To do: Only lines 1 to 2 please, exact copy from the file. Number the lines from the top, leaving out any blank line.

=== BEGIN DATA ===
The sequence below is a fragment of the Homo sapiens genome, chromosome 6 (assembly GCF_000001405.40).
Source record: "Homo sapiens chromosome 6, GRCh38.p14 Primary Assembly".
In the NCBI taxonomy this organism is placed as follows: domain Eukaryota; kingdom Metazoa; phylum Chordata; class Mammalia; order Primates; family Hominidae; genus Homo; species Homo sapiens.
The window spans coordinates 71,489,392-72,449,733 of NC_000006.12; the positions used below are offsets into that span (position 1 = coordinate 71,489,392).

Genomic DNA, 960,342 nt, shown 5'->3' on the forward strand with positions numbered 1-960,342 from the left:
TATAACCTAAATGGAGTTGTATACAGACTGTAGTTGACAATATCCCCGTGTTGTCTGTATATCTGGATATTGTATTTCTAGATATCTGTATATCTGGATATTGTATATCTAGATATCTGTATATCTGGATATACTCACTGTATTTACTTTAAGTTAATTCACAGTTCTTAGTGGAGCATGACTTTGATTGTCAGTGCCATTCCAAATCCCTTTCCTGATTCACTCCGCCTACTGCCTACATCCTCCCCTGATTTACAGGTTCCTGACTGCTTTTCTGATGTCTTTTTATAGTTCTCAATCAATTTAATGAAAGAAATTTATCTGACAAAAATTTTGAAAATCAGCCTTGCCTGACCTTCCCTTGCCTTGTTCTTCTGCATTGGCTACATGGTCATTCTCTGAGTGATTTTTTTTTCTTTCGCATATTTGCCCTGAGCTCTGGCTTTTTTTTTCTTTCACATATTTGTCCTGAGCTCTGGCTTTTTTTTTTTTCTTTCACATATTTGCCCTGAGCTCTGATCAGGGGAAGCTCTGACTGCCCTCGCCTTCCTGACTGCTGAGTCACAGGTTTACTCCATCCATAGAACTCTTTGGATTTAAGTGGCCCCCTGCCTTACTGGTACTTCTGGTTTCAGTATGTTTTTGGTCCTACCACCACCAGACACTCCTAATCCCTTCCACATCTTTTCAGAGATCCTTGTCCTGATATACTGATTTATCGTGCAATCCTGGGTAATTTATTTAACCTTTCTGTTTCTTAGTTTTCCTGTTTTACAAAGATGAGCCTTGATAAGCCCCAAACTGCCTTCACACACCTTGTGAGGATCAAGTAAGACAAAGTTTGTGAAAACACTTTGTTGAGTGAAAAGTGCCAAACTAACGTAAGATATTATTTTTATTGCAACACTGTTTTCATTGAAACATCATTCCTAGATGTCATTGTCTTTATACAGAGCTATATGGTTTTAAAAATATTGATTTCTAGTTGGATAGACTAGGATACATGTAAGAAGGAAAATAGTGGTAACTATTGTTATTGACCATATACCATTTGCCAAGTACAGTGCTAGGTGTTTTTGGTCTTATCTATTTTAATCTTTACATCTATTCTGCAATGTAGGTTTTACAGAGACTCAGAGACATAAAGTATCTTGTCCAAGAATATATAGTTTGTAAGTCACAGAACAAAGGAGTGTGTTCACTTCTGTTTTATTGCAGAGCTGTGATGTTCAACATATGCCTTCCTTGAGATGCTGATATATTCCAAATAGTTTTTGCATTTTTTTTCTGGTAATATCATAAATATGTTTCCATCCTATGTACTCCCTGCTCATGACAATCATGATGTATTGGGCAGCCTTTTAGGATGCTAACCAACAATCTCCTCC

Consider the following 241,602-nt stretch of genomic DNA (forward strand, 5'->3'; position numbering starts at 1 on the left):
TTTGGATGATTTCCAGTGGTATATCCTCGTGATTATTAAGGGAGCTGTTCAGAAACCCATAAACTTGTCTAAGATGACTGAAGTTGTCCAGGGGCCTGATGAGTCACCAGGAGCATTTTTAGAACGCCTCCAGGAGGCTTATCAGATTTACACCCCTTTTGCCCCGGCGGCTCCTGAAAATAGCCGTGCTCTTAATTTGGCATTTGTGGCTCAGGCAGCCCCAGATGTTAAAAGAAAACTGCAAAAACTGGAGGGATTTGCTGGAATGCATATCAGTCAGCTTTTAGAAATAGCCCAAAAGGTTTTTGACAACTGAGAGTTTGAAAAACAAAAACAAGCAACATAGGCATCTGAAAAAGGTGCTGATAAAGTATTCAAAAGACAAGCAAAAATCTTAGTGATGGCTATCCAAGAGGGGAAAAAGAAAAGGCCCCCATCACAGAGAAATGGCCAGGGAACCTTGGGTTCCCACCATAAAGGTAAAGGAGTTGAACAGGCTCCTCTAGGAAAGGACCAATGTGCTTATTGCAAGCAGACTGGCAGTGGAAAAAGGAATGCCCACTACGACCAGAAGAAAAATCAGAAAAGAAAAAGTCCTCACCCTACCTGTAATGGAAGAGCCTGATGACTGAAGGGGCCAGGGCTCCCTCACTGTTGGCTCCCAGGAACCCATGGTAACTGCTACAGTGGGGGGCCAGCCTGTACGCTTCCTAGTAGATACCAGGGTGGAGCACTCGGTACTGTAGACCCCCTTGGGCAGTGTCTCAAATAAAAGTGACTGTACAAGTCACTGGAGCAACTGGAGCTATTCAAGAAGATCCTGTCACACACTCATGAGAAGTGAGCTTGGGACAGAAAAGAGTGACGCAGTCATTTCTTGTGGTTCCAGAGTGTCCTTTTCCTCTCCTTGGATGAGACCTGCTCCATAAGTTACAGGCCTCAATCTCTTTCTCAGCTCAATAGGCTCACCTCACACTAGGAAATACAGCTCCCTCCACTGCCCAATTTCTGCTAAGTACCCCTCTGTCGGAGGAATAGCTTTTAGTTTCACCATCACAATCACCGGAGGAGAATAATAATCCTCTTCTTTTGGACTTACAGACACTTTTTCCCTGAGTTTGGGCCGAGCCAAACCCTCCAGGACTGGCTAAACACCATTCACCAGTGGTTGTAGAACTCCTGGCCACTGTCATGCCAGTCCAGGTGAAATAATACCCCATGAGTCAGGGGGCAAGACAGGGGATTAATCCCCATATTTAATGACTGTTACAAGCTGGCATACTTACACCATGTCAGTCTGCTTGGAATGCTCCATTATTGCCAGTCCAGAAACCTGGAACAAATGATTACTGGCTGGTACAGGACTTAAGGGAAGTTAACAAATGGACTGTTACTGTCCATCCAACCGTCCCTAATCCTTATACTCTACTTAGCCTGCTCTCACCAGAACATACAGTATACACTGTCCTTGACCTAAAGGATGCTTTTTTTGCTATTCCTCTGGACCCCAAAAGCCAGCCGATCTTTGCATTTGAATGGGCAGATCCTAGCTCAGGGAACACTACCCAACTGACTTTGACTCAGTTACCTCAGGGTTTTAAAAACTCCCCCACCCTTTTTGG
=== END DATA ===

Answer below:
The sequence below is a fragment of the Homo sapiens genome, chromosome 6 (assembly GCF_000001405.40).
Source record: "Homo sapiens chromosome 6, GRCh38.p14 Primary Assembly".